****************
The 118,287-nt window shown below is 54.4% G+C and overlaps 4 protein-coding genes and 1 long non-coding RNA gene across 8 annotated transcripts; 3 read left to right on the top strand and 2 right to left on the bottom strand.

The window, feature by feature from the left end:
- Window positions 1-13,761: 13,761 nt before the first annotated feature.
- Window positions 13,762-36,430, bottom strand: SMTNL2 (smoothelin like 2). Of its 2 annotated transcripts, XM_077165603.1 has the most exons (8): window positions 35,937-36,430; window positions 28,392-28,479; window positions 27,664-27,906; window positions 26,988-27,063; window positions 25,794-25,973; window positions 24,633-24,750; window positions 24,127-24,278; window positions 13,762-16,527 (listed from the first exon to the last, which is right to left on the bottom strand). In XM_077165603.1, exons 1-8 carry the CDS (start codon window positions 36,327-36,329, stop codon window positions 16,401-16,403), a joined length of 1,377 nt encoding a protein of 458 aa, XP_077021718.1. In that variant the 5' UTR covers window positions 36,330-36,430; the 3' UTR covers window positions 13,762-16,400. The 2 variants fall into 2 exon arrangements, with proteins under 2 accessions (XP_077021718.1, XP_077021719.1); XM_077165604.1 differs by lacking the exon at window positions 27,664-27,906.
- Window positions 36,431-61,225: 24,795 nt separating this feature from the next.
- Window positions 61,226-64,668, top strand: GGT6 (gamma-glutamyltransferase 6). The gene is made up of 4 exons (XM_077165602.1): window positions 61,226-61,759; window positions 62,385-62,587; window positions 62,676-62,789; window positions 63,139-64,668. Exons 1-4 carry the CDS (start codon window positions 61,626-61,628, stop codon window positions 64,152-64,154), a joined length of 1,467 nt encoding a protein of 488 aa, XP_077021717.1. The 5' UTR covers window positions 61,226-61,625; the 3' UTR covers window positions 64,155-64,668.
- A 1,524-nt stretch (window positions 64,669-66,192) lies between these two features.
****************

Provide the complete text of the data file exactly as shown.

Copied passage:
The 118,287-nt window shown below is 54.4% G+C and overlaps 4 protein-coding genes and 1 long non-coding RNA gene across 8 annotated transcripts; 3 read left to right on the top strand and 2 right to left on the bottom strand.

The window, feature by feature from the left end:
- Window positions 1-13,761: 13,761 nt before the first annotated feature.
- Window positions 13,762-36,430, bottom strand: SMTNL2 (smoothelin like 2). Of its 2 annotated transcripts, XM_077165603.1 has the most exons (8): window positions 35,937-36,430; window positions 28,392-28,479; window positions 27,664-27,906; window positions 26,988-27,063; window positions 25,794-25,973; window positions 24,633-24,750; window positions 24,127-24,278; window positions 13,762-16,527 (listed from the first exon to the last, which is right to left on the bottom strand). In XM_077165603.1, exons 1-8 carry the CDS (start codon window positions 36,327-36,329, stop codon window positions 16,401-16,403), a joined length of 1,377 nt encoding a protein of 458 aa, XP_077021718.1. In that variant the 5' UTR covers window positions 36,330-36,430; the 3' UTR covers window positions 13,762-16,400. The 2 variants fall into 2 exon arrangements, with proteins under 2 accessions (XP_077021718.1, XP_077021719.1); XM_077165604.1 differs by lacking the exon at window positions 27,664-27,906.
- Window positions 36,431-61,225: 24,795 nt separating this feature from the next.
- Window positions 61,226-64,668, top strand: GGT6 (gamma-glutamyltransferase 6). The gene is made up of 4 exons (XM_077165602.1): window positions 61,226-61,759; window positions 62,385-62,587; window positions 62,676-62,789; window positions 63,139-64,668. Exons 1-4 carry the CDS (start codon window positions 61,626-61,628, stop codon window positions 64,152-64,154), a joined length of 1,467 nt encoding a protein of 488 aa, XP_077021717.1. The 5' UTR covers window positions 61,226-61,625; the 3' UTR covers window positions 64,155-64,668.
- A 1,524-nt stretch (window positions 64,669-66,192) lies between these two features.